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Computer Security Centre

Free Virus Protection! Vaxxine's Virus Blocker is a free service for Vaxxine customers. What does it do? How can you get it? It's easy! ...Find out how to get protected today!

General Security Information

Are you a safe cyber surfer? The stakes are high if you're not.

Every time you buy stuff online, do your banking, or pay bills over the Internet, check in with your office by e-mail or just surf the Web for fun, you open a gateway to the personal information on your computer-including credit-card numbers, bank balances and more. You may also be in for costly computer repairs and lost data, due to damaging computer viruses that can invade your computer through e-mail connections.

Fortunately, there are steps you can take to protect your computer, your information and your peace of mind from computer creeps who try to slow down a network operation, or worse yet, steal personal information to commit a crime.

Here are some tips to help you, from the security experts:

  1. Make sure your passwords have both letters and numbers, and are at least eight characters long. Avoid common words: some hackers use programs that can try every word in the dictionary. Don't use your personal information, your login name or adjacent keys on the keyboard as passwords-and don't share your passwords online or over the phone.
  2. Protect yourself from viruses by installing anti-virus software and updating it regularly. You can download anti-virus software from the Web sites of software companies, or buy it in retail stores; the best recognize old and new viruses and update automatically.
  3. Prevent unauthorized access to your computer through firewall software or hardware, especially if you are a high-speed user. A properly configured firewall makes it tougher for hackers to locate your computer. Firewalls are also designed to prevent hackers from getting into your programs and files. Some firewalls block outgoing information as well as incoming files. This stops hackers from planting programs called spyware that cause your computer to send out your personal information without your approval.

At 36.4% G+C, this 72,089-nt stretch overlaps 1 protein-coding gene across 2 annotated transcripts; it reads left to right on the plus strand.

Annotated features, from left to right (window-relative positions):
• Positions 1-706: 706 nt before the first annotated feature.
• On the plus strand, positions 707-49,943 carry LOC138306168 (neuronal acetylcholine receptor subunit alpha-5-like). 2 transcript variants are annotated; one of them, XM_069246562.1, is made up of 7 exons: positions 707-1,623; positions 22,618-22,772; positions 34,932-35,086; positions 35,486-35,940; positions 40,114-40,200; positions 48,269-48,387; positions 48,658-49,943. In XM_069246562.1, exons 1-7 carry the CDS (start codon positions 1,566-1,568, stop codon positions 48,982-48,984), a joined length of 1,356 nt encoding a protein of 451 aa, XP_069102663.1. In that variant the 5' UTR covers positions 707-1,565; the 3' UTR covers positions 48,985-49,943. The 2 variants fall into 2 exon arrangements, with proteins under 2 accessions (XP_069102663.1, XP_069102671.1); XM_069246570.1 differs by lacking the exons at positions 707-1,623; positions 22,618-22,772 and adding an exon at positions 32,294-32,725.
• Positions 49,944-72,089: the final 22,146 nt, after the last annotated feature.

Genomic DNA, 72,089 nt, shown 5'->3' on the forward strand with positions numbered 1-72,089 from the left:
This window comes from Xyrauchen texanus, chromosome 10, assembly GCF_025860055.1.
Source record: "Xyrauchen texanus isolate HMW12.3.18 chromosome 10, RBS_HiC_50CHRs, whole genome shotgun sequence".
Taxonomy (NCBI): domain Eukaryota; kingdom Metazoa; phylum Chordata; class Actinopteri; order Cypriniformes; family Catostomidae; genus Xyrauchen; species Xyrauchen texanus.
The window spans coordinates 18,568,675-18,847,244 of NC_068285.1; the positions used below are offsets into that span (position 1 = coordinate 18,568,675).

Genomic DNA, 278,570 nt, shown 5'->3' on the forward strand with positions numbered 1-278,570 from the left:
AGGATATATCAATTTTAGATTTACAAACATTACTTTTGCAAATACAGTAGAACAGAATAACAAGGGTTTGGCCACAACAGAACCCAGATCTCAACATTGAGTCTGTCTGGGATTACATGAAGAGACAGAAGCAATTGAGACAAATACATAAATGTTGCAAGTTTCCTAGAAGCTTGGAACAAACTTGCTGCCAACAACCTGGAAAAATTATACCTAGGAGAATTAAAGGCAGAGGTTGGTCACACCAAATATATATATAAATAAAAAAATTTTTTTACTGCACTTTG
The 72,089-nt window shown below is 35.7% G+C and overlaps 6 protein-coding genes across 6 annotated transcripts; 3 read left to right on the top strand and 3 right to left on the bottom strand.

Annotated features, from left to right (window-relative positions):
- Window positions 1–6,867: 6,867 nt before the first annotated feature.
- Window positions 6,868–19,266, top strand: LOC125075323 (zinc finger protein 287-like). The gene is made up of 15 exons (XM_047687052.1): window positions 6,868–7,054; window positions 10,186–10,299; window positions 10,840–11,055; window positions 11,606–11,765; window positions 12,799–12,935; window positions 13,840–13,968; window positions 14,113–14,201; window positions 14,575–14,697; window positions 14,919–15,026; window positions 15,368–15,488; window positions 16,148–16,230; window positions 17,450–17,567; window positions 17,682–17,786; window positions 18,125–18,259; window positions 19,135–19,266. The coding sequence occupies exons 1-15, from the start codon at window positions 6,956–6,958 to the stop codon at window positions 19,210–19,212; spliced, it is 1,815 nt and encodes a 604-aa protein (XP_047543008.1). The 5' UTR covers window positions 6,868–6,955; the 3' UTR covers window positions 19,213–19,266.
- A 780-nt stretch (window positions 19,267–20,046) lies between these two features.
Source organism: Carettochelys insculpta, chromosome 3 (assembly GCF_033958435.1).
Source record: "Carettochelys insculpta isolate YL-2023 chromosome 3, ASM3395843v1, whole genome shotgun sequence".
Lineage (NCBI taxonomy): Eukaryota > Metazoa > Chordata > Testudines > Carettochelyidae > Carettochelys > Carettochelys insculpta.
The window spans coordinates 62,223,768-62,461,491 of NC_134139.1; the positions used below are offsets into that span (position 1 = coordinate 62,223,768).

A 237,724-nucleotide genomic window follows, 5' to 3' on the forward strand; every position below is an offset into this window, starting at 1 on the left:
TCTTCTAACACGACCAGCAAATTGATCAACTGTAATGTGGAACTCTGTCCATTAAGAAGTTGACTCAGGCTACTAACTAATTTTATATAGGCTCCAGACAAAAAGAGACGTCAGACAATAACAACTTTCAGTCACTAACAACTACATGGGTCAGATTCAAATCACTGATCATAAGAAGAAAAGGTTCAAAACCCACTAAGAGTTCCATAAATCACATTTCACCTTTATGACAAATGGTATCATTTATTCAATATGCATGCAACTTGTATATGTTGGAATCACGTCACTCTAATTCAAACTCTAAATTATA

4. Don't open a file attached to an e-mail unless you are expecting it or know what it contains. If you send an attachment, type a message explaining what it is. Never forward any e-mail warning about a new virus. It may be a hoax and could be used to spread a virus.
  5. When something bad happens - if you think you've been hacked or infected by spyware, malware, or a virus, call Tech Support at 905-685-1539 (select option 3) and make an appointment to bring your computer in to Vaxxine. For a modest fee, we will run a scan and rid your machine of all virus files.
    *Some limitations may apply depending on the virus and amount of damage.

Security Tips

Virus Information Centre

Computer acting strangely? Running slow? Or not running at all? You may have a Computer Virus. Learn about virus protection at our Virus Information Centre.

Computer Security Software

Security-related software can help to secure your computer, and help to prevent malicious threats and activities that could ultimately damage your system.